The level of education is probably as important as medical care and other factors in improving health. A large body of evidence supports this claim, including the fact that people in counties, states, and nations with higher education rates have better health outcomes in many categories.
For example, in 2005, the age-adjusted mortality rate for adults with some education beyond high school was 206 per 100,000. However, it was twice as great for those with only a high school education, and three times as great for those with less than high school education.23 People with more education also have fewer disabilities and better physical functioning. One study estimates that 8 times more lives would be saved by correcting educational disparities than those saved by medical advances in the same period.24
One of the most precise studies, which controlled for many other possible explanations, showed an independent 1% to 3% reduction in mortality rates for each year of additional schooling.25 Education affects many of the determinants of health, influencing future socioeconomic status, place of residence, and risks for unhealthy behaviors, such as smoking, diet, teenage pregnancy, and risk for criminal activity, behaviors that can lead to increased cost to society through lost productivity, medical costs, and remediation programs.26–29
Programs that increase school readiness may be the most attractive interventions at improving long-term population health.26 The achievement gaps that children enter school with tend to persist, affecting their ability to achieve higher standards of living as adults and perpetuating future generations’ exposure to a less-than-optimal health environment.19 The time and opportunity to intervene is in the pre-school years, enabling children to be ready to learn when they enter the formal school system instead of trying to catch up.
Medical care and access to care will always remain important determinants of childhood health and the health of the general population. Embracing a life-course philosophy on setting policy priorities and placing investments upstream instead of trying to remediate poor health outcomes downstream is a policy strategy that is becoming increasingly supported by sound evidence. Early childhood interventions are particularly attractive, especially those that foster school readiness as a place for future health investment.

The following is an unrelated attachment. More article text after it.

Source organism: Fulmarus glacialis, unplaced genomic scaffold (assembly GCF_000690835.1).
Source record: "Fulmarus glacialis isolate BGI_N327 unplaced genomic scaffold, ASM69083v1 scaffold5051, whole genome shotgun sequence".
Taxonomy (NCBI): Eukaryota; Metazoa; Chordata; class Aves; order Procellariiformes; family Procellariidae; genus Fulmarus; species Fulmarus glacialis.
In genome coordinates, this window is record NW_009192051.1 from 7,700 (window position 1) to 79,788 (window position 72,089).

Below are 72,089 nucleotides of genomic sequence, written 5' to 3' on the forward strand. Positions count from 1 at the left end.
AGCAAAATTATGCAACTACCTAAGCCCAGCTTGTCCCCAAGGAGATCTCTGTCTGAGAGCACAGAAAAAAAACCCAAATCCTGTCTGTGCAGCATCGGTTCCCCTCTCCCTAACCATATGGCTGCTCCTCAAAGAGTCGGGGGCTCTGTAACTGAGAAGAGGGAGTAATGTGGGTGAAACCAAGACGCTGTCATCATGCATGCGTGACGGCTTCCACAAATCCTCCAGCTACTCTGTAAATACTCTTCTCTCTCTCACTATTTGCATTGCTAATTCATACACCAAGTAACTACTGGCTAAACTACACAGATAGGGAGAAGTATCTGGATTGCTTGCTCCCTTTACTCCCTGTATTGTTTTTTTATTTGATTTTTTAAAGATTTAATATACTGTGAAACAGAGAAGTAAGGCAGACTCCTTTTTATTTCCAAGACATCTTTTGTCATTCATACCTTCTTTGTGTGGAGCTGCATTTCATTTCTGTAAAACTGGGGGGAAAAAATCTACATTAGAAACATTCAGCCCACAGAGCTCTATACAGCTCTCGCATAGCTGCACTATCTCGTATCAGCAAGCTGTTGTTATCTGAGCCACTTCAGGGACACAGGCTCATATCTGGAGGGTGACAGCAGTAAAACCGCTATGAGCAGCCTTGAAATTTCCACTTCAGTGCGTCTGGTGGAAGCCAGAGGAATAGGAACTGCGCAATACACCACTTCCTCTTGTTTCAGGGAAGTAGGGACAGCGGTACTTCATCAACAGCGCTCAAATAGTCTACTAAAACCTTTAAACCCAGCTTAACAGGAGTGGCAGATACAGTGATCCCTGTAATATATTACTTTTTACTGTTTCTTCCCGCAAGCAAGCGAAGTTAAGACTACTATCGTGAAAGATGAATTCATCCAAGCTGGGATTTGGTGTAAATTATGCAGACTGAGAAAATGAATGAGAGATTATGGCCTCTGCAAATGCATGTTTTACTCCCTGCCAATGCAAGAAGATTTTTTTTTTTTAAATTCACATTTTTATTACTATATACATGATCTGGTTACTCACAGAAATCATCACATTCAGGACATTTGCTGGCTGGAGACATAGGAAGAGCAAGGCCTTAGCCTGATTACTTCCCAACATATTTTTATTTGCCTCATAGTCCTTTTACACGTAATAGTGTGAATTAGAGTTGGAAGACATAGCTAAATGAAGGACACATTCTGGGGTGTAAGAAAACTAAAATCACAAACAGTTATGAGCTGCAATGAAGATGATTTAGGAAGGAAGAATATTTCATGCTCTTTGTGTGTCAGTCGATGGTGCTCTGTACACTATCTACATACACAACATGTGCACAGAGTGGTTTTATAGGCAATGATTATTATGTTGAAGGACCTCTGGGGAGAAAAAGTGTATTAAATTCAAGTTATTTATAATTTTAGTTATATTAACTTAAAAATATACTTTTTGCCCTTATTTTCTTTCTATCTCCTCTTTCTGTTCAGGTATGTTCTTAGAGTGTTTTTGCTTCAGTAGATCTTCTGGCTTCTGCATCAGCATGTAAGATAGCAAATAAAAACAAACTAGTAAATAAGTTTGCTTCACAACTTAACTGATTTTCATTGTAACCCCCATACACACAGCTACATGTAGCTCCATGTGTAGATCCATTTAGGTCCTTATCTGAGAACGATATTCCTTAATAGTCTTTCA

By acknowledging that health outcomes are affected by more than medical care, we also open ourselves up to including health within all policy decisions: education, housing, the environment, and economic policy debates. Shifting the health-care paradigm to include a broader perspective beyond direct medical care will magnify the advances society makes toward improving the health of children and adults.
- Forrest CB, Riley AW. Childhood origins of adult health: a basis for life-course health policy. Health Aff (Millwood). 2004;23(5):155–164 doi:10.1377/hlthaff.23.5.155 [CrossRef] .
- Evans R, Stoddart GC. Consuming health care, producing health. Soc Sci Med. 1990:33:1347–1363 doi:10.1016/0277-9536(90)90074-3 [CrossRef] .
- Kindig D, Asada Y, Booske B. A population health framework for setting national and state health goals. JAMA. 2008;299(17):2081–2083 doi:10.1001/jama.299.17.2081 [CrossRef] .
- McEwen BS. Protective and damaging effects of stress mediators. N Engl J Med. 1998;338(3):171–179 doi:10.1056/NEJM199801153380307 [CrossRef] .
- Schonkoff JP, Boyce WT, McEwen BS. Neuroscience, molecular biology, and the childhood roots of health disparities: Building a new framework for health promotion and disease prevention. JAMA. 2009;301(21):2252–2259 doi:10.1001/jama.2009.754 [CrossRef] .
- Berkman L, Kawachi I. Social Epidemiology. Oxford University Press; 2000.
- Marmot MG, Adelstein AM, Robinson N, Rose GA. Changing social class distribution of heart disease. BMJ. 1987;(6145):1109–1112.
- Eisenberg L. Experience, brain, and behavior: the importance of a head start. Pediatrics. 1999;103(5 Pt 1):1031–1035 doi:10.1542/peds.103.5.1031 [CrossRef]